More Than 100 Businesses Have Closed on Eglinton Due to Construction Impacts

Eglinton Crosstown
Councillor Mike Colle

UPDATE: Toronto to Ask Province for Compensation for Businesses Affected by Eglinton LRT Construction

As the city waits for the completion of the Eglinton Crosstown LRT project, the small businesses and neighbourhoods along the construction route continue to suffer.

Since the project first began in the summer of 2011, tall fencing, barriers, and construction scaffolding have blocked the many businesses located along the stretch of Eglinton Avenue, making them unreachable for customers.

READ: Councillors Demand Compensation for Local Businesses Affected by Eglinton Crosstown LRT

Initially, the project was scheduled to be completed in 2020, but in 2015, it was announced it would be delayed until 2021. Earlier this month, Metrolinx announced completion is now pushed back “well into 2022.”

To provide some assistance, Councillor Mike Colle, Ward 8 Eglinton-Lawrence, has called on the provincial government to help the affected businesses by offering compensation to offset losses related to the transit development.

On Wednesday, Colle is putting forward a motion to City Council, which addresses his 3-Point Plan for the Eglinton Crosstown delay.

“The announcement by the Ontario government’s Metrolinx that the Eglinton Crosstown project will be further delayed until “well into 2022″ adds to an extraordinary burden on small business owners on Eglinton Avenue where the Crosstown has been under construction since 2011,” reads the motion.

“Over 100 small businesses have already closed on Eglinton West because of the impact of unprecedented levels of heavy construction, which has resulted in road and sidewalk closures, construction trailers and heavy equipment obstructing store visibility and access resulting in millions of dollars in lost income and hundreds of job losses for small businesses.”

According to Colle, 140 businesses are no longer operating on Eglinton Avenue West due to the prolonged construction impacts, including a McDonalds and a funeral home that had been operating for over 100 years.

Eglinton Crosstown
Funeral home forced to close via @ColleMike/Twitter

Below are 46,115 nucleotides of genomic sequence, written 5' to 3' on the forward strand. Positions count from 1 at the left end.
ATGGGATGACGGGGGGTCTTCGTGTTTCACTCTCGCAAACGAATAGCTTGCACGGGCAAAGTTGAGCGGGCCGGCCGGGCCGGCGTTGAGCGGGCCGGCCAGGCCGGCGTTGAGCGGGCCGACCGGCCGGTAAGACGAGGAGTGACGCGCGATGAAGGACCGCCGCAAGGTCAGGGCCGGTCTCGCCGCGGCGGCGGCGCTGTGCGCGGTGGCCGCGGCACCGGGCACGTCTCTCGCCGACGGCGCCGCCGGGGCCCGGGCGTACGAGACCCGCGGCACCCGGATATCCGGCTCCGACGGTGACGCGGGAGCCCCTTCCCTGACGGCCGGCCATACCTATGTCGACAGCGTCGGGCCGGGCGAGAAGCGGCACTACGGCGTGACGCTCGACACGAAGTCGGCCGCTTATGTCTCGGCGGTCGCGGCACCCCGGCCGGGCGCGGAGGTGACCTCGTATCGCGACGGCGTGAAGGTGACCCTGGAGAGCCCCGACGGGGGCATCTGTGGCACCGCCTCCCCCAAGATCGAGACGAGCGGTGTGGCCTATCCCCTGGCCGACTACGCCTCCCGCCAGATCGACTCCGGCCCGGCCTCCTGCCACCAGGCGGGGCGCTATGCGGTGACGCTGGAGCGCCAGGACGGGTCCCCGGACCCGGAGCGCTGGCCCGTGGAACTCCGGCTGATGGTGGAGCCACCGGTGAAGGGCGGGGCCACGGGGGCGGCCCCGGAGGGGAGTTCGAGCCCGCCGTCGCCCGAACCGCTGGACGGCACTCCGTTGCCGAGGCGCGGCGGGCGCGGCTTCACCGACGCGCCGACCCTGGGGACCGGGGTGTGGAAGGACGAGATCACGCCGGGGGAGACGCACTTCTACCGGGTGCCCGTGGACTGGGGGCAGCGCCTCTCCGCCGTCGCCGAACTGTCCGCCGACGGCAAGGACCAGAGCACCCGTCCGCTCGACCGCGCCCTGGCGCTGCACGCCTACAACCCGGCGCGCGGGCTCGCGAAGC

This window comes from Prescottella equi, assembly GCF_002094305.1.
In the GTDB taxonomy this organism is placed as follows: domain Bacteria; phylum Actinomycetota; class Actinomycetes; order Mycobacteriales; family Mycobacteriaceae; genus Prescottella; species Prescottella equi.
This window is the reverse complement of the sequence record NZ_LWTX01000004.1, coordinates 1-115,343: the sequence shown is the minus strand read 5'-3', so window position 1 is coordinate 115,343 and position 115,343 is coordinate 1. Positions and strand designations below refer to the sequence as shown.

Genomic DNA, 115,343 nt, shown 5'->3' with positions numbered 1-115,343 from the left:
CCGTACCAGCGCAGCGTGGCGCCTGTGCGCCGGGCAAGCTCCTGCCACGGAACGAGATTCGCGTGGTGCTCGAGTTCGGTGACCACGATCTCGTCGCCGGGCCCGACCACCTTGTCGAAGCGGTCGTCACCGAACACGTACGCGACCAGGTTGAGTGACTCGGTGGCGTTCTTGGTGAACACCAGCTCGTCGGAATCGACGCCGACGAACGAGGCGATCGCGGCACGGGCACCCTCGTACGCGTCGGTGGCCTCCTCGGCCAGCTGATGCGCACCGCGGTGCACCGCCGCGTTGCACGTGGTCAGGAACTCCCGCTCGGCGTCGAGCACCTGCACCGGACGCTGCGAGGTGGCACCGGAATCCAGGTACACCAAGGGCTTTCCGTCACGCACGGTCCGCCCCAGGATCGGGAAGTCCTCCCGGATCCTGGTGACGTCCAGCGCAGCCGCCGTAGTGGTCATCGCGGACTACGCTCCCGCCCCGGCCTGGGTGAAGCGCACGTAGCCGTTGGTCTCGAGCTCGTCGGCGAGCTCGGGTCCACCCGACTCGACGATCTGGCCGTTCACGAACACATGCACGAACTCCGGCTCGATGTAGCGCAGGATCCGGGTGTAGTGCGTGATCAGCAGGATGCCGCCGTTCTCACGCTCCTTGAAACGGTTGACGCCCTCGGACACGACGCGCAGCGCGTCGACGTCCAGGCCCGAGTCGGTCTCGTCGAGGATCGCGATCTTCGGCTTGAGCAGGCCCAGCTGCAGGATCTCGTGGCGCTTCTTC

As part of his 3-point plan, Colle is requesting an “Eglinton Avenue small business recovery and sustainability compensation plan” so remaining small business can keep their doors open through the rest of the construction.

“We have over 100 shops and small businesses that are closed now and we’re worried that without compensation for the small businesses that remain, we’re going to lose all of them,” said councillor Colle. “We’re asking for the provincial government to compensate the owners that are still trying to stay in business financially so they can pay their rent, pay their bills, and keep people employed in their stores.”

Colle has also called for an immediate construction equipment clean-up to remove as much of the heavy equipment trailers as possible from public sidewalks and roadways, so the small businesses will no longer have their storefronts blocked and obstructed.

Additionally, Colle has requested a report on the feasibility of phasing in the opening of the Eglinton Crosstown by separating the portion of the Eglinton Crosstown from Mount Dennis Station to the Cedarvale Station (Eglinton West), so that at minimum one section of the Eglinton Crosstown line is operational at an earlier date.

When the project is completed, it will span 19 km along Eglinton Avenue and have 25 stations from Mount Dennis in the west to Kennedy in the east.

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